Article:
Splendour in the Grass 2018: Day 2


Photos by Josh Groom

Not wanting to be outdone by older brother Day One (sibling rivalry is alive and well at Splendour), Day Two burst out of the gate with a huge set from WAAX. Let it be said for the record that indie-punk makes for a great alarm clock. One-upping Lorde is a tough challenge, but somehow they managed to top her cover of Powderfinger’s ‘My Happiness’ by bringing out frontman himself Bernard Fanning (true Splendour royalty) for a cover of ‘Don’t Wanna Be Left Out’).


Alex Lahey was next, and festival-ready anthems like ‘I Love You Like a Brother’, ‘Perth Traumatic Stress Disorder’ and ‘I Haven’t Been Taking Care Of Myself’ all got the crowd cheering along with her. Also, big props to Alex and her band for making Avril Lavigne‘s ‘Complicated’ into a legit indie anthem.

C’mon Splendour, let’s get a covers album out into the world!

alex lahey

Although playing an afternoon slot, Superorganism brought the late night vibes with standout hits like ‘Everybody Wants To Be Famous’ and ‘Something For Your M.I.N.D.’ Although the vocal performance was far more chaotic than the studio recording, the band brought a wild energy to even their mellower tracks.


With back-to-back slots from Methyl Ethel and Gang of Youths, the Amphitheatre transformed itself an Australian indie fan’s wildest dreams.

methyl ethel

Gang of Youths delivered by far the tightest festival set I’ve ever seen from them, energised by their recent international tour and racing through heavy -hitting tracks from their acclaimed second album Go Father in Lightness like ‘What Can I Do If The Fire Goes Out’ and ‘The Heart is a Muscle’. Frontman Dave Le’aupepe is truly a force to be reckoned with, simultaneously pulling off intensity and intimacy, and connecting with the crowd on a deeply personal level.

gang of youths

As it turns out, the Amphitheatre was still only warming up its indie-cred, and things hit another level with Franz Ferdinand. Although new material from latest album Always Ascending landed well, ‘Take Me Out’ and ‘This Fire’ whipped the crowd into an absolute frenzy.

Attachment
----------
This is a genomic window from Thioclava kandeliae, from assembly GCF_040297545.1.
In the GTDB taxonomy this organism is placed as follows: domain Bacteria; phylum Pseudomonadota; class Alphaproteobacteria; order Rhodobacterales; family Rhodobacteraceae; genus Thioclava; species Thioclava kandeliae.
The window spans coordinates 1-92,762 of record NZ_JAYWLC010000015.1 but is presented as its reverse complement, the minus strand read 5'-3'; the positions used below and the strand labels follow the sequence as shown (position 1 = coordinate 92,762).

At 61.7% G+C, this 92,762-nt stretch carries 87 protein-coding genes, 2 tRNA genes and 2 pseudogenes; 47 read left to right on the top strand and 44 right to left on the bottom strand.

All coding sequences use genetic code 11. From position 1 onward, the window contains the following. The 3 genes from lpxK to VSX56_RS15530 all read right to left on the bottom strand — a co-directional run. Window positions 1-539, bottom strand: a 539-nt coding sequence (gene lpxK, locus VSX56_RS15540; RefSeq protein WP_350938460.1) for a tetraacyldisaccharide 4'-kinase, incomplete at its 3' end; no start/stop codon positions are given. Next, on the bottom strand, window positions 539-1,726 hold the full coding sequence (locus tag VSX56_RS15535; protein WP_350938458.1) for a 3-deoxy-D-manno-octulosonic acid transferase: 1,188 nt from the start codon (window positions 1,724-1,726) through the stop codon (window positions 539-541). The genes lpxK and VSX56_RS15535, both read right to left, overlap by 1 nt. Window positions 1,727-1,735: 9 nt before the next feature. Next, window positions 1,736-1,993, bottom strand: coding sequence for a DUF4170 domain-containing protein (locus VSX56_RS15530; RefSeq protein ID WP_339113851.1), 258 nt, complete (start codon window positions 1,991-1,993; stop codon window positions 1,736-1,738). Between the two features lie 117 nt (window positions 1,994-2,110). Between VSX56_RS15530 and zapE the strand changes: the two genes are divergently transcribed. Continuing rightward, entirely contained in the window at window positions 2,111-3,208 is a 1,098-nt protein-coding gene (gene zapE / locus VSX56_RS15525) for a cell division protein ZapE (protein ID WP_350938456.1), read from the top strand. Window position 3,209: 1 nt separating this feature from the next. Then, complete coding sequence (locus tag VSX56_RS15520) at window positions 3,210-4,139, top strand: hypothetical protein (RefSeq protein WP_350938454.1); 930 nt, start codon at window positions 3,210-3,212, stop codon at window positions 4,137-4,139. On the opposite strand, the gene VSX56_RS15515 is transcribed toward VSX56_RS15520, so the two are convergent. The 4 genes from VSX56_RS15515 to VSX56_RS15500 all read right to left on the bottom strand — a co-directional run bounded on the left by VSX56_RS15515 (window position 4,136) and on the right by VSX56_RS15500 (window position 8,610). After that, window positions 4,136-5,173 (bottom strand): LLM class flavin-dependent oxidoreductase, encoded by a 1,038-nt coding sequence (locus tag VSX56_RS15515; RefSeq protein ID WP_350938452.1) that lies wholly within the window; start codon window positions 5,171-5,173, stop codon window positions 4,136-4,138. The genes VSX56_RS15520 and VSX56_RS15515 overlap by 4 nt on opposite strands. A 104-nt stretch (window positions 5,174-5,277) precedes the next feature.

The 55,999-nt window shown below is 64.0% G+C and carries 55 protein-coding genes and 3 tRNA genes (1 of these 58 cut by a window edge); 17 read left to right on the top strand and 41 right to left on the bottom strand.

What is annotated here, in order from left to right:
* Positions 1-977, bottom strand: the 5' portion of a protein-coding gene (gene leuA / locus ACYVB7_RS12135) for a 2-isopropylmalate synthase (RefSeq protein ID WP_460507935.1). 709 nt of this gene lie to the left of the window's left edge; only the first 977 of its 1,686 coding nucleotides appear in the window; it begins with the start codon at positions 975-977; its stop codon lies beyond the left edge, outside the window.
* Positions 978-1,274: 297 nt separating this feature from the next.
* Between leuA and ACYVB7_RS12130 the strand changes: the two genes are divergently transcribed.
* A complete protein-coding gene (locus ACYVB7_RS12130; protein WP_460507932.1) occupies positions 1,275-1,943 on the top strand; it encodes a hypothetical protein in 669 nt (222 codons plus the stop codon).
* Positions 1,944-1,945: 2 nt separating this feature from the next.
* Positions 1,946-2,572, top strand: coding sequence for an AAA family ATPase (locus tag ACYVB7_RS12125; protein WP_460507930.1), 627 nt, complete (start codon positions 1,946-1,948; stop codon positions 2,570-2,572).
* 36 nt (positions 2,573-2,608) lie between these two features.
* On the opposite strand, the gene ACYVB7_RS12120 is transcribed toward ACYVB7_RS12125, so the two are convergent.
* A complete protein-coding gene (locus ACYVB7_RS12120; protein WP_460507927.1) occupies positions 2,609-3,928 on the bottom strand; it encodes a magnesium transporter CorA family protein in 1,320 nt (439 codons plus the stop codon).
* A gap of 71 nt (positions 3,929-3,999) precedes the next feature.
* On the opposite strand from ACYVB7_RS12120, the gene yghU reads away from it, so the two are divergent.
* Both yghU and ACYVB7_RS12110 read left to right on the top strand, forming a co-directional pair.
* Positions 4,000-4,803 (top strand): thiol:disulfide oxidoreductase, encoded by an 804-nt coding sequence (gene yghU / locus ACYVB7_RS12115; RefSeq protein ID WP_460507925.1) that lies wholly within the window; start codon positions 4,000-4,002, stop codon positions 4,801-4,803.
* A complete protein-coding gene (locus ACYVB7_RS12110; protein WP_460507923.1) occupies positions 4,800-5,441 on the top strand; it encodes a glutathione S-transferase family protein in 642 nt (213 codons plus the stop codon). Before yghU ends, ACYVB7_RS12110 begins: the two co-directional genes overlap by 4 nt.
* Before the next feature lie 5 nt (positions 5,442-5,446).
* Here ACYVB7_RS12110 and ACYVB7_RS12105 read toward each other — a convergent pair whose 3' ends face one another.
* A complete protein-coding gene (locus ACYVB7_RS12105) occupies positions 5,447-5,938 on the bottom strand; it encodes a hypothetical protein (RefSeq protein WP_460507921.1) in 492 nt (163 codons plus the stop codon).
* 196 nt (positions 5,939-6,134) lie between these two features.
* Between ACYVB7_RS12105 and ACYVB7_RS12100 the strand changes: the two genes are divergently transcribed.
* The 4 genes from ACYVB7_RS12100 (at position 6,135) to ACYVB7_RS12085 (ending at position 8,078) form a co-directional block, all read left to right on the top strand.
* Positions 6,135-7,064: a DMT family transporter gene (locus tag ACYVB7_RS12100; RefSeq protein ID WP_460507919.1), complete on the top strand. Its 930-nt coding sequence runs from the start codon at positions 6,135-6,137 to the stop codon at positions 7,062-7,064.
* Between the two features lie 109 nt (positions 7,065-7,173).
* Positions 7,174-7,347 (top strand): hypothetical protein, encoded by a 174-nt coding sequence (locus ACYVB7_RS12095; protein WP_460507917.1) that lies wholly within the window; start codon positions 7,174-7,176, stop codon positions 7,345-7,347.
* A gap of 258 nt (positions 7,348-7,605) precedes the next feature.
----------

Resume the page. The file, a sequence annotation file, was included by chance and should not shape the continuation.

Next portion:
franz ferdinand

CHVRCHES were up next, swapping the guitars for synths, and bringing an epic light show to back them up. Although clearly surprised by the coldness of the winter evening, lead singer Lauren Mayberry still brought all of her infectious energy to the set, running around the stage and dancing constantly, ensuring no bodies in the pit would remain still.

In a big testament to the band, new material felt as familiar as old, and the set perfectly balanced tracks from across their three albums. The addition of a live drummer was a great touch and added extra oomph to the band’s presence, particularly in new track highlight ‘Miracle’. Fan favourites ‘The Mother We Share’ and ‘Clearest Blue’ were also big standouts, with the drop in the latter getting a huge cheer.


Vampire Weekend closed out the night with what I can honestly call an all-time great Splendour set. It’s been five long years since the band were last here (and last released new material) so I’m happy to say the winter is over. Figuratively speaking that is, by this point of the evening it was cold as fuck, but this made for a fittingly atmospheric stage set-up, with every breath exhaled visible. “We’re from New York, we like the cold” quipped frontman Ezra Koenig early into the evening.

vampire weekend

Although the band unfortunately lost one of their founding members in the hiatus (multi-instrumentalist and producer-extraordinaire Rostam), they made up for it with new touring members who gave the band the biggest sound they’ve ever had. Most songs were given beefy new arrangements, such as an instrumental intro for ‘White Sky’ (which saw Ezra trading notes with their excellent new guitarist), or an extended version of ‘Cape Cod Kwassa Kwassa’ which included a thoroughly unexpected cover of ‘Saturday in the Park’.

The band have such iconic quirks and details in their album instrumentation and production, all of which were perfectly recreated live, and had the crowd singing to odd moments like the percussion in ‘Horchata’ and choir-voice keyboard parts in ‘Step’.

It was a truly incredible set from indie rock royalty and no doubt left every punter present excited for whatever the band have in store for us next.

About Mark Royters

Many years ago I was given an Arctic Monkeys EP. Everything changed from that moment onwards. I'm a Sydney-based music writer, reviewer and interviewer.

View all posts by Mark Royters

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